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Pesticides are harmful to developing brains, especially during pregnancy. A number of studies have already found that higher exposure to organophosphate pesticides during pregnancy is linked to poorer cognitive functioning and behavior problems in children. A recent University of California study actually looked at the brain activity in 95 teenagers while they were doing a number of mental tasks. Using advanced brain imaging, they found altered brain activity in those teens who had the highest organophosphate pesticide exposure prenatally. These teenagers live in Salinas Valley, California - an agricultural area with many farms.

The researchers point out that "Over 800 million pounds of pesticide active ingredients are applied in the United States each year, with organophosphates (OPs) the most commonly applied class of insecticides. Exposure to OP pesticides, which are endocrine-disrupting compounds, is widespread in the US population, including among pregnant women and children." [PLEASE NOTE: Conventional farming uses organophosphates. Organic farming does not allow the use of organophosphates.]

The main way people get exposed to organophosphate pesticides is diet - especially pesticide residues on fruits and vegetables. Also, if people live near farms where such pesticides are used, or live with a person who works on a farm. They bring home the pesticides on their clothes. People also breathe breathe in pesticides when they are applied on nearby farms or properties due to pesticide drift.

Chlorpyrifos is one example of an organophosphate pesticide. It is considered so dangerous to the developing fetus and children (lower IQs, neurological effects, behavioral effects) that the EPA was going to ban it in the United States. However, the Trump administration overruled the ban (chemical/pesticide lobbyists at work!). Since then, several states (NY, Hawaii, California) have enacted legislation to ban all use of chlorpyrifos in those states, but it will take several years for the bans to become fully in effect.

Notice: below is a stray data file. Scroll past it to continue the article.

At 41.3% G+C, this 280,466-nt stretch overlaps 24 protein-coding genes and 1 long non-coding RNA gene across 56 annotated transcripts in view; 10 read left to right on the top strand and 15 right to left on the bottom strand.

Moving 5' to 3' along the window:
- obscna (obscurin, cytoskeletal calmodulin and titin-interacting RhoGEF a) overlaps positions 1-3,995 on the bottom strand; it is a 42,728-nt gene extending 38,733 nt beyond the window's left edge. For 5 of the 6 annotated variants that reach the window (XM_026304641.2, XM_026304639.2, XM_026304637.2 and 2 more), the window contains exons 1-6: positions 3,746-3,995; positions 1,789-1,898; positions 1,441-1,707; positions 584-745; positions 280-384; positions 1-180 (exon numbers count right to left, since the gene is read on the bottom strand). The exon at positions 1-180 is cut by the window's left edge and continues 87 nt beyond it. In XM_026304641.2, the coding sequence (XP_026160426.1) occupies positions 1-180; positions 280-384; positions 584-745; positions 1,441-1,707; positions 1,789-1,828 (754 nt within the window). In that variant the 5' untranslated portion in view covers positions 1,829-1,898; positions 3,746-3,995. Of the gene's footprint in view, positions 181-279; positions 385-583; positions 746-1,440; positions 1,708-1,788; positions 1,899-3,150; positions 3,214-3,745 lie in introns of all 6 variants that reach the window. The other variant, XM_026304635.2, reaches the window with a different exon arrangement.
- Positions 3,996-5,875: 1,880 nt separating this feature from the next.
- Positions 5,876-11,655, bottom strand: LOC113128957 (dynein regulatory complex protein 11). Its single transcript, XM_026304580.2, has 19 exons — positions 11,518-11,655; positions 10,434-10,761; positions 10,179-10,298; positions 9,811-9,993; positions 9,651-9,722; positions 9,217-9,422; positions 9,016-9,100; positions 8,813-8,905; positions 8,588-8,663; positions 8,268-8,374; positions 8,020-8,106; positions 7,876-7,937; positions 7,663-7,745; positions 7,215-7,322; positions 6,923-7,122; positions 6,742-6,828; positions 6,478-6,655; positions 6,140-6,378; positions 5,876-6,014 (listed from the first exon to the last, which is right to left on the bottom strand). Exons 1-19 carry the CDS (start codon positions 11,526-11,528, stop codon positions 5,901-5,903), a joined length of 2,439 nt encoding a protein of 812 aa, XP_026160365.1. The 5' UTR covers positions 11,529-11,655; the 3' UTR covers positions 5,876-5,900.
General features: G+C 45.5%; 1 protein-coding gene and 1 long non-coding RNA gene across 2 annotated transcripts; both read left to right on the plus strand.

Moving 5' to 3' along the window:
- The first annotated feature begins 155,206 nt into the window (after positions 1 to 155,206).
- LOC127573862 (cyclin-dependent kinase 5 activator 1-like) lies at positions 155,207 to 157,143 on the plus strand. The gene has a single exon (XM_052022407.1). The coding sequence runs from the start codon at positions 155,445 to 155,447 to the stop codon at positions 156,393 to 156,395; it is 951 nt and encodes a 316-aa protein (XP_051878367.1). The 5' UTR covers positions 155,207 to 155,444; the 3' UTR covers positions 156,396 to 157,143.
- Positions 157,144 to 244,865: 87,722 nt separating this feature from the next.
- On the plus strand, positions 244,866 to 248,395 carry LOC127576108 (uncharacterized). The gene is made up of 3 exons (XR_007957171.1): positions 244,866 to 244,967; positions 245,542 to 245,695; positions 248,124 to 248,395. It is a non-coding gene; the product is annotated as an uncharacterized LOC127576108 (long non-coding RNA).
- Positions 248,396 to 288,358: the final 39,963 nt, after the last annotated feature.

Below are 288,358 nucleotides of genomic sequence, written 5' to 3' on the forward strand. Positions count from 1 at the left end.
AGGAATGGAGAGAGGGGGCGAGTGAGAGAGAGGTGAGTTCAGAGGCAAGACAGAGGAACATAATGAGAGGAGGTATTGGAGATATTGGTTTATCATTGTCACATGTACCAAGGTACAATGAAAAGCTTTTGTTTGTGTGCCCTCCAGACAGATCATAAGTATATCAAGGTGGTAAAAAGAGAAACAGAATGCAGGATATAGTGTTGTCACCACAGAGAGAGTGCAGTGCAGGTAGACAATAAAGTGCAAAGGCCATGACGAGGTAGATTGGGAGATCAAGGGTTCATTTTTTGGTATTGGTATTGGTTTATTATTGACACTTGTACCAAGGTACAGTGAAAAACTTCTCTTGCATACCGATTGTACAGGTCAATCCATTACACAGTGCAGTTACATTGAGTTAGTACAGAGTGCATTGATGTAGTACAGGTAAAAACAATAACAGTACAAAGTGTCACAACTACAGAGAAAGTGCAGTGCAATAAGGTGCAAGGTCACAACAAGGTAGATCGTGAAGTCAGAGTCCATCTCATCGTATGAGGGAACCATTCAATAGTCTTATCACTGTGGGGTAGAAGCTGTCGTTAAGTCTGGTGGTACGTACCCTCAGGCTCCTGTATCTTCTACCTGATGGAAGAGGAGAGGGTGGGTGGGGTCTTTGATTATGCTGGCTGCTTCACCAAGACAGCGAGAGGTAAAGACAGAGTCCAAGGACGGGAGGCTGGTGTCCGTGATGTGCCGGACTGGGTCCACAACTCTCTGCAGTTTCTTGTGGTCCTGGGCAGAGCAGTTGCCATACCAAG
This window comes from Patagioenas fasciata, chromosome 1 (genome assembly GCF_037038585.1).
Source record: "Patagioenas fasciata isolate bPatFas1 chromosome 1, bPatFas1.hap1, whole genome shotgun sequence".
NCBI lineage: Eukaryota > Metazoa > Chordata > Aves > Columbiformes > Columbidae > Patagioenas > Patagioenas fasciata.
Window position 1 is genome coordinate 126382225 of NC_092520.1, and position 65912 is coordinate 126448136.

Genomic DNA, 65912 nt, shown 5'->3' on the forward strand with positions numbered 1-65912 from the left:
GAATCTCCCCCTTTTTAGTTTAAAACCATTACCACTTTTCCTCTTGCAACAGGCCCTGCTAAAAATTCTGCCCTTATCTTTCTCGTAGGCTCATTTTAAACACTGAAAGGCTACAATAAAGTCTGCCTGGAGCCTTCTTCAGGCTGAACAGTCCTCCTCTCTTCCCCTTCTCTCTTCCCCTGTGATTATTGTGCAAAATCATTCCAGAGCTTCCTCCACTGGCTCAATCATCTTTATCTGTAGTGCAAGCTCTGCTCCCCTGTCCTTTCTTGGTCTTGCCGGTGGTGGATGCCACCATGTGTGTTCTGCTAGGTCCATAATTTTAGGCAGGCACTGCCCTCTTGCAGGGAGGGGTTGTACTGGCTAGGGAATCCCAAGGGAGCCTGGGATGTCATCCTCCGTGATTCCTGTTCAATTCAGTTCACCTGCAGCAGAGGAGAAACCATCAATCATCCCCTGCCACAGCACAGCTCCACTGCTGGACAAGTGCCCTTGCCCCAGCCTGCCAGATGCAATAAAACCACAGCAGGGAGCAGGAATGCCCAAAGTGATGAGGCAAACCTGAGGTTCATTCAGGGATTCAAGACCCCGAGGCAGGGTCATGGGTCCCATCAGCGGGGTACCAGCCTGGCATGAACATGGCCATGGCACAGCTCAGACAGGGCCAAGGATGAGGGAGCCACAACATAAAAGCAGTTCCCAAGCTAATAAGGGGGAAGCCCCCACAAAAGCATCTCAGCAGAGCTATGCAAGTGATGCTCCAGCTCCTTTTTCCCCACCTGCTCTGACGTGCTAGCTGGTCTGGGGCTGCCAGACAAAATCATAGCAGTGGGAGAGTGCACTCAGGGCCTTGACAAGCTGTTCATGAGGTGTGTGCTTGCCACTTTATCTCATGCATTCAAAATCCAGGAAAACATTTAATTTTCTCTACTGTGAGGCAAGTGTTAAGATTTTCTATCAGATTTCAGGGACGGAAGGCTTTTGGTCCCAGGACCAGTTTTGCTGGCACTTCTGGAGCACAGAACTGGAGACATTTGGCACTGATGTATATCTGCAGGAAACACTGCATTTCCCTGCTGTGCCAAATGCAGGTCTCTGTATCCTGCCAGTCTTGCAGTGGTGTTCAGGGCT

From Science Daily: Prenatal pesticide exposure linked to changes in teen's brain activity   ...continue reading "Certain Pesticides Linked to Altered Brain Activity In Teenagers"

For years there has been a debate about whether adding  fluoride to drinking water was a plus (less tooth decay) versus those who felt there were possible health problems from the fluoride.  Now the results of a Canadian study is raising serious concerns. The researchers followed 601 pregnant women from 6 cities in Canada, and found that pregnant women with higher levels of fluoride in their urine tended to have children with lower average IQs (which was measured at 3 or 4 years of age). As in the USA, some communities added fluoride to municipal drinking water, while others didn't.

The problem is that: "Fluoride crosses the placenta, and laboratory studies show that it accumulates in brain regions involved in learning and memory, and alters proteins and neurotransmitters in the central nervous system." Not good. This is why studies are being done.

The researchers concluded the study with these words: "In this prospective birth cohort study from 6 cities in Canada, higher levels of fluoride exposure during pregnancy were associated with lower IQ scores in children measured at age 3 to 4 years. These findings were observed at fluoride levels typically found in white North American women. This indicates the possible need to reduce fluoride intake during pregnancy." [Note: in this study, the effect appeared to be stronger in boys than girls.]

Just note that this was an observational study (found an association, not a definite cause), but other studies also find such an association. (One study conducted in Mexico found that higher prenatal fluoride exposure was linked to lower IQs in 4 to 6 year old children.) Of course more studies are needed.